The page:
In memory of the tragic shooting that occurred at Sandy Hook Elementary School in 2012, Steven Sametz, the founding director of the Lehigh University Choral Union, composed the oratorio A Child’s Requiem.
“I think that A Child’s Requiem can really speak to anyone who can remember feeling grief for the first time, it’s generally a pretty memorable experience,” said Olivia Haley, ’17, a member of the University Choir.
Sametz wrote the piece for the University of Connecticut as part of the Raymond and Beverly Sackler 2013 Music Prize and its first performance was premiered in March of 2015 by the University of Connecticut Choir and the Chorus Angelicus children’s choir.
“I am so grateful to so many for help in creating A Child’s Requiem,” Sametz said.
He included thanks to the children who wrote the texts and made drawings that inspired the writing of the work. These drawings can be seen around campus advertising the event which will take place Nov. 6 and 7 at 8 p.m. in Baker Hall at Zoellner Arts Center.
“School children submitted not only texts, but drawings with their ideas of loss and afterlife,” Sametz said. “One of these images, a picture of angels holding hands on a cloud in heaven, was given to me at the very outset of writing and guided some early choices in the piece. I knew it couldn’t only be about loss and mourning.”
In response to the tragedy that took place in Newton, Connecticut, Sametz was compelled by the images of the media and the basic human fear that came as a result to compose a memorial piece.
“Foremost, I did not want to intrude on the grieving process of the families and community,” he said. “But as artists, we are hopeful that what we create may offer healing to those who mourn. The journey of writing A Child’s Requiem was unique for me.”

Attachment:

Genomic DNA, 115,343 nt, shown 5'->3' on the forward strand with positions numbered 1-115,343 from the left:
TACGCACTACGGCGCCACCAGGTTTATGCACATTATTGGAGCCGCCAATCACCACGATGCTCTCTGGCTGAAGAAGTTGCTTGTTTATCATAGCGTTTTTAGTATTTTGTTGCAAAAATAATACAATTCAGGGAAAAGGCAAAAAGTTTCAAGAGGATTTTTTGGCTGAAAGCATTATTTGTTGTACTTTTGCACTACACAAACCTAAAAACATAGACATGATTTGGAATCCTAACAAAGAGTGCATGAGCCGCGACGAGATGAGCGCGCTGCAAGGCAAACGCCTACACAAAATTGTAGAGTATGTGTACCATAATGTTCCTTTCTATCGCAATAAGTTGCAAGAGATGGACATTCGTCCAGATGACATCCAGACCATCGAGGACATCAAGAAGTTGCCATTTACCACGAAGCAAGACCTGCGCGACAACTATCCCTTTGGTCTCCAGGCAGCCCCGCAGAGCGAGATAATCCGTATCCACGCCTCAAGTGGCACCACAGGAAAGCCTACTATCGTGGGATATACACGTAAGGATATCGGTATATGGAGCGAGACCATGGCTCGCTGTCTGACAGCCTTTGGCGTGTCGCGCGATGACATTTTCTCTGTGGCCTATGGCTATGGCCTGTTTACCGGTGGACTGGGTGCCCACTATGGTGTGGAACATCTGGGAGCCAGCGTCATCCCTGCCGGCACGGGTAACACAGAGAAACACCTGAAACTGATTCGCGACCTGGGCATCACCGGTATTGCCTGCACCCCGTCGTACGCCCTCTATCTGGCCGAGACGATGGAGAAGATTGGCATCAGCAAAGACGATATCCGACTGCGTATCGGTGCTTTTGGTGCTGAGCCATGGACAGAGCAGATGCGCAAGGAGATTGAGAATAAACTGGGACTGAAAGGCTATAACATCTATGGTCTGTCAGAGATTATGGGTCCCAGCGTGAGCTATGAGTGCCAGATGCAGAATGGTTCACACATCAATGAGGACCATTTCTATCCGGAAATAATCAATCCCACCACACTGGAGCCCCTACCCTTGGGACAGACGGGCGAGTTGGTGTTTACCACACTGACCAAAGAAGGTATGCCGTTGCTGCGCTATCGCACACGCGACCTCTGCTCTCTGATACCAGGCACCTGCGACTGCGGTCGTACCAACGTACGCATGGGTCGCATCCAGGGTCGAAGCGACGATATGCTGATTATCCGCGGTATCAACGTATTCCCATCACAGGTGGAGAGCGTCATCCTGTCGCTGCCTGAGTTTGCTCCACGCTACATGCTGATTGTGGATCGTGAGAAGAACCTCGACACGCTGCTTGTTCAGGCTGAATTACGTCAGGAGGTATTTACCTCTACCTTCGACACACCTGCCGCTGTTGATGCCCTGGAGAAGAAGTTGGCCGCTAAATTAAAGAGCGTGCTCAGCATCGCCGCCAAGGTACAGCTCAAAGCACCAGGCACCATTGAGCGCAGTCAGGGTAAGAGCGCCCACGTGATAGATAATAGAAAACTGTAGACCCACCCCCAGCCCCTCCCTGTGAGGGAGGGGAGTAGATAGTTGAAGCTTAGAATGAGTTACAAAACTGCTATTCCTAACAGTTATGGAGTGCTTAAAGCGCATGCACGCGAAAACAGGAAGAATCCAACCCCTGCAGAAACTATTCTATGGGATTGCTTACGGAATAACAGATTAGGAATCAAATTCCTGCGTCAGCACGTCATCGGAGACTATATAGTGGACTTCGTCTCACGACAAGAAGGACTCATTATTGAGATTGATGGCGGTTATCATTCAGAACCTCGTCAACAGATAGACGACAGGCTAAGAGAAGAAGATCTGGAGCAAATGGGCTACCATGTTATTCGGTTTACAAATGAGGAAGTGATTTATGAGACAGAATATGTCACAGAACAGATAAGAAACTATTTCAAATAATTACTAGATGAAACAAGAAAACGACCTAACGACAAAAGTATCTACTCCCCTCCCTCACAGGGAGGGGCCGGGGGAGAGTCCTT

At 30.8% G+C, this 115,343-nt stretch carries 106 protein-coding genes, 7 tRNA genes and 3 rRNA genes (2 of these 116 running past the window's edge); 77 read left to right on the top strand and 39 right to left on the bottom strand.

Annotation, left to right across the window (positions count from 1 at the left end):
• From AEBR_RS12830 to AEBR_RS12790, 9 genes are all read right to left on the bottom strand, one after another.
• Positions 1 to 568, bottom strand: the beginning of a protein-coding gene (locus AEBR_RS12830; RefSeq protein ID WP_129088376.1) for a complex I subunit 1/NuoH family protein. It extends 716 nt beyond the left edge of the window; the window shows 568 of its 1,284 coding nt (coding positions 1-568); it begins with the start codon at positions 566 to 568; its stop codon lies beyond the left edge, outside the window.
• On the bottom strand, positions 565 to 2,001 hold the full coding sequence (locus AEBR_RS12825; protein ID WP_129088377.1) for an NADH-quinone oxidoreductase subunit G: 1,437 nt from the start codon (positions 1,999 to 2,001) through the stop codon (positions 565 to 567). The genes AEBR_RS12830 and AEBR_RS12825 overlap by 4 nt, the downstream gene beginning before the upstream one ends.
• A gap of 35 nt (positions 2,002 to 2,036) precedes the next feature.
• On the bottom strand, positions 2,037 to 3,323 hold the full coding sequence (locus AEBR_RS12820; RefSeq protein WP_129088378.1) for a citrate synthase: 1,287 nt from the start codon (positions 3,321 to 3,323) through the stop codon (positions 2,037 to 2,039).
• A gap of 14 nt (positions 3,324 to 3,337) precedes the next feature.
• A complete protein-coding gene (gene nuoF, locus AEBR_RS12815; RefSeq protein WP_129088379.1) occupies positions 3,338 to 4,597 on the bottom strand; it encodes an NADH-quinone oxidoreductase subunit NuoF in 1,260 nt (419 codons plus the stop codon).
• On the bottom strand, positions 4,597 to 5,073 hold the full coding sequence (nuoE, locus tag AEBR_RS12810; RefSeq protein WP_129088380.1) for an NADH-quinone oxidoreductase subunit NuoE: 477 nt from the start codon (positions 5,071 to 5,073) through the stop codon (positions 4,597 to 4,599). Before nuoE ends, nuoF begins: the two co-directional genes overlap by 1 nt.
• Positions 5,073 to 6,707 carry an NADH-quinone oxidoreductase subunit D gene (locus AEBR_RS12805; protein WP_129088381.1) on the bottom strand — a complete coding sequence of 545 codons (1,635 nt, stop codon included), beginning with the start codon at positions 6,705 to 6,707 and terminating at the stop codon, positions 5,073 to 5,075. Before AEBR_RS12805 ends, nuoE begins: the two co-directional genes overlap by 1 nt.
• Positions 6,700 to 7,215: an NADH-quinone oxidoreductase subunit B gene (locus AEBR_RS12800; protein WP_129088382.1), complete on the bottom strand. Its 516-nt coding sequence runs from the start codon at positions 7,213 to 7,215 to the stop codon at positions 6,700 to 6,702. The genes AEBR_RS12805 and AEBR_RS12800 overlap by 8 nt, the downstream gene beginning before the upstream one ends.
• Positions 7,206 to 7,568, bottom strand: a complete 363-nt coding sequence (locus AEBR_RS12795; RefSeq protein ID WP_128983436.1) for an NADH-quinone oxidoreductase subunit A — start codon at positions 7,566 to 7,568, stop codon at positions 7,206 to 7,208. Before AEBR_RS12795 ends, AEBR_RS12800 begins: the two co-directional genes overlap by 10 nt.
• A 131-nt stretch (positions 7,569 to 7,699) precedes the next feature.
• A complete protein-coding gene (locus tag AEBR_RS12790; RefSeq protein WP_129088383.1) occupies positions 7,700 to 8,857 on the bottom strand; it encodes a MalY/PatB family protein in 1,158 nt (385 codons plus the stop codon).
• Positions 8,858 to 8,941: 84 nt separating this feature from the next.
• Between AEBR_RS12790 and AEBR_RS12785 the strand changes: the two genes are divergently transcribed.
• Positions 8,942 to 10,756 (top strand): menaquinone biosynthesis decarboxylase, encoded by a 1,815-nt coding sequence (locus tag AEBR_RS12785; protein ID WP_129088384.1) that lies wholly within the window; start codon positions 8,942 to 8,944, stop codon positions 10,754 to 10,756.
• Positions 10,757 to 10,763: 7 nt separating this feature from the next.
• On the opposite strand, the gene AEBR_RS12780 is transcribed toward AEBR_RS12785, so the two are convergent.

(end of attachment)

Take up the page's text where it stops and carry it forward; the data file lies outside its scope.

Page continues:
After submissions of poetry and drawings commemorating the event flooded in from school children in support, Sametz said he combined them with the poetry of Emerson, Dickinson, H.D. and poetry of his own to portray the “grieving, violent, conflicted world of the adult.”
Members of the choir singing the oratorio also specially prepared for the performance.
“I think this performance really speaks to the tension between innocence and tragedy when they encounter each other,” Haley said. “Even more than that the performance dwells a lot on the frustration of adults when they can’t protect children from tragedy. The choir took a lot of care in preparing for this performance musically and emotionally.
“Emotionally it was definitely a shock to open up the music for the piece and find what we were supposed to sing when we first got the sheet music.”
Sarah Dudney, ’17, the publicity manager of the University Choir, spoke to the special way in which the performance should be viewed by the audience.
“The audience should be aware that this is not a typical choral arts concert,” Dudney said. “The subject matter is very different, and we usually don’t have this many outside groups performing with us. This is truly a special occasion commemorating an impactful event in our history, and therefore the performance and atmosphere will be different.”
The choral oratorio will serve as a memorial for those who lost their lives during the atrocity of Newton, Connecticut and the performance will represent the emotions of those affected. Sametz and the choral groups who will perform A Child’s Requiem offer with their voices and words, respect for the victims of the Sandy Hook tragedy.